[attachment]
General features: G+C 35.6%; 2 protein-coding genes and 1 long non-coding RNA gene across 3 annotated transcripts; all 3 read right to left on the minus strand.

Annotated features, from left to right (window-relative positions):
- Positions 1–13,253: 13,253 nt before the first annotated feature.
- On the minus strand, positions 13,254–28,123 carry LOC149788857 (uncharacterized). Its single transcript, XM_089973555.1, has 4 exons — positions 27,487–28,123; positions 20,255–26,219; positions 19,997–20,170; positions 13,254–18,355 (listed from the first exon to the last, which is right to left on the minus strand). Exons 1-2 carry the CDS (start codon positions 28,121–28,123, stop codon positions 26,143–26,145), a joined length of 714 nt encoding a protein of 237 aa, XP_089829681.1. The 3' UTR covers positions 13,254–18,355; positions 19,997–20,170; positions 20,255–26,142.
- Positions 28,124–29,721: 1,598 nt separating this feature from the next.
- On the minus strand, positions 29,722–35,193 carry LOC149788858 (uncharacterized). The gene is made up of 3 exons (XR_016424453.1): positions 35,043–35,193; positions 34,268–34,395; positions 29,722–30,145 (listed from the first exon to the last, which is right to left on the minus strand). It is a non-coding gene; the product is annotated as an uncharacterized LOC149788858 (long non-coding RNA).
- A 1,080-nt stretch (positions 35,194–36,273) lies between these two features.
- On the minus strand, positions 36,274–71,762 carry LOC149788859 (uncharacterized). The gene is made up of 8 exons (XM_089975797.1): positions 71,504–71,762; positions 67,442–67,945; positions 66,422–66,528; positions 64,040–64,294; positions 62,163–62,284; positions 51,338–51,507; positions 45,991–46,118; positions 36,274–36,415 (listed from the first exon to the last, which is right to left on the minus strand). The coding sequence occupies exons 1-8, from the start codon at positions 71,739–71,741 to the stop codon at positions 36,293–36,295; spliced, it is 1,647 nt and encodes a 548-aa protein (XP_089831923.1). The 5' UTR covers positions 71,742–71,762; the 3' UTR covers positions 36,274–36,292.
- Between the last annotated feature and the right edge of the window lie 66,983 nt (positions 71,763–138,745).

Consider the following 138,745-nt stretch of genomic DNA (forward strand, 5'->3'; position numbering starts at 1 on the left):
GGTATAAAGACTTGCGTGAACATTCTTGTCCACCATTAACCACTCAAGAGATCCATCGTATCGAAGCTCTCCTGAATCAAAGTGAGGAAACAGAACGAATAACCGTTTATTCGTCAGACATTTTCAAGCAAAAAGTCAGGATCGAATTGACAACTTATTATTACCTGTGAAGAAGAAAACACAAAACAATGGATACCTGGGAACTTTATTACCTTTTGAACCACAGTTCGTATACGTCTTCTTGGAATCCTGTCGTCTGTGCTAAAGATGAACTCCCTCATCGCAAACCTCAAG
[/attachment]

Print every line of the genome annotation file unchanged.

General features: G+C 35.6%; 2 protein-coding genes and 1 long non-coding RNA gene across 3 annotated transcripts; all 3 read right to left on the minus strand.

Annotated features, from left to right (window-relative positions):
- Positions 1–13,253: 13,253 nt before the first annotated feature.
- On the minus strand, positions 13,254–28,123 carry LOC149788857 (uncharacterized). Its single transcript, XM_089973555.1, has 4 exons — positions 27,487–28,123; positions 20,255–26,219; positions 19,997–20,170; positions 13,254–18,355 (listed from the first exon to the last, which is right to left on the minus strand). Exons 1-2 carry the CDS (start codon positions 28,121–28,123, stop codon positions 26,143–26,145), a joined length of 714 nt encoding a protein of 237 aa, XP_089829681.1. The 3' UTR covers positions 13,254–18,355; positions 19,997–20,170; positions 20,255–26,142.
- Positions 28,124–29,721: 1,598 nt separating this feature from the next.
- On the minus strand, positions 29,722–35,193 carry LOC149788858 (uncharacterized). The gene is made up of 3 exons (XR_016424453.1): positions 35,043–35,193; positions 34,268–34,395; positions 29,722–30,145 (listed from the first exon to the last, which is right to left on the minus strand). It is a non-coding gene; the product is annotated as an uncharacterized LOC149788858 (long non-coding RNA).
- A 1,080-nt stretch (positions 35,194–36,273) lies between these two features.
- On the minus strand, positions 36,274–71,762 carry LOC149788859 (uncharacterized). The gene is made up of 8 exons (XM_089975797.1): positions 71,504–71,762; positions 67,442–67,945; positions 66,422–66,528; positions 64,040–64,294; positions 62,163–62,284; positions 51,338–51,507; positions 45,991–46,118; positions 36,274–36,415 (listed from the first exon to the last, which is right to left on the minus strand). The coding sequence occupies exons 1-8, from the start codon at positions 71,739–71,741 to the stop codon at positions 36,293–36,295; spliced, it is 1,647 nt and encodes a 548-aa protein (XP_089831923.1). The 5' UTR covers positions 71,742–71,762; the 3' UTR covers positions 36,274–36,292.
- Between the last annotated feature and the right edge of the window lie 66,983 nt (positions 71,763–138,745).

Consider the following 138,745-nt stretch of genomic DNA (forward strand, 5'->3'; position numbering starts at 1 on the left):
GGTATAAAGACTTGCGTGAACATTCTTGTCCACCATTAACCACTCAAGAGATCCATCGTATCGAAGCTCTCCTGAATCAAAGTGAGGAAACAGAACGAATAACCGTTTATTCGTCAGACATTTTCAAGCAAAAAGTCAGGATCGAATTGACAACTTATTATTACCTGTGAAGAAGAAAACACAAAACAATGGATACCTGGGAACTTTATTACCTTTTGAACCACAGTTCGTATACGTCTTCTTGGAATCCTGTCGTCTGTGCTAAAGATGAACTCCCTCATCGCAAACCTCAAG